The transit workers union is organizing Citi Bike workers into a chapter. More than 50% of Citi Bike staffers already have signed authorization cards declaring their desire to be represented by Local 100.
Citi Bike is a city program run by a private company, NYC Bike Share. It has approximately 130 mechanics, dispatchers, docking station technicians and other employees involved in the day-to-day operations.
Local 100 represents approximately 38,000 workers. The majority are MTA employees such as bus drivers, subway train operators, track workers and signal maintainers. But it also represents about 4,000 workers at private transportation companies like Liberty Lines and Mile Square bus companies in Westchester County.
Despite its inability so far to be a profitable program, Citi Bike isn’t going away any time soon. The overriding concern among City Council members at a recent hearing on transportation issues wasn’t that there remain computer glitches thwarting some rentals or docking stations that do not always have bicycles available. Council members just want to know when the new transportation option will be expanded into their districts.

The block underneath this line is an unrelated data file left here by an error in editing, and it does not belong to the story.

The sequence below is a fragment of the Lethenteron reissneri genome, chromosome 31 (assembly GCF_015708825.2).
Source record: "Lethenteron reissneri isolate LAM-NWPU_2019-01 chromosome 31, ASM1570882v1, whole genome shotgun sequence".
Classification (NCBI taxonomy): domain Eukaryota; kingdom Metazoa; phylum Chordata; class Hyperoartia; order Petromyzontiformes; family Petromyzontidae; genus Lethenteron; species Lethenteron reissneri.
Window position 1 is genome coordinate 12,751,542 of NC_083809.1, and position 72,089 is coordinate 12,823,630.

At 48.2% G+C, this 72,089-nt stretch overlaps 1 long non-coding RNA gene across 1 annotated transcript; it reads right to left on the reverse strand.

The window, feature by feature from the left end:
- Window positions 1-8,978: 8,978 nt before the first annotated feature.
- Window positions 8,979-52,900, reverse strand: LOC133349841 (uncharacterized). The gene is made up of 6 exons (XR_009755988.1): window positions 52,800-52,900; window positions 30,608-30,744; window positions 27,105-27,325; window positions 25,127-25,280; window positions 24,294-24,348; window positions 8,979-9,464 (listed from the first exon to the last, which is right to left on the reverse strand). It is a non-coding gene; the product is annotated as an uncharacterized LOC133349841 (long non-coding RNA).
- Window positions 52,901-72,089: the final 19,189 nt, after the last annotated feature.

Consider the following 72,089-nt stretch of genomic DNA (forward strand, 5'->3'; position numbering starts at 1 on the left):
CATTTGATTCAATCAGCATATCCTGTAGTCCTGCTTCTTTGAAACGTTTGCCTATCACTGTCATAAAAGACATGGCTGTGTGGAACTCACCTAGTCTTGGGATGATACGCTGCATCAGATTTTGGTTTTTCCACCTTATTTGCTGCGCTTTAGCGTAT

Local 100 was the union of choice for Citi Bike workers because cycling, now more than ever, is an above-ground extension of the subway and bus network, said Dolly Winter, a Citi Bike dispatcher and lead organizer. “It’s a strong union that seems to have good political connections,” she said.
Higher pay isn’t the only reason why workers are looking to unionize. They say that Citi Bike is poorly managed and that a unified force will get it back on track.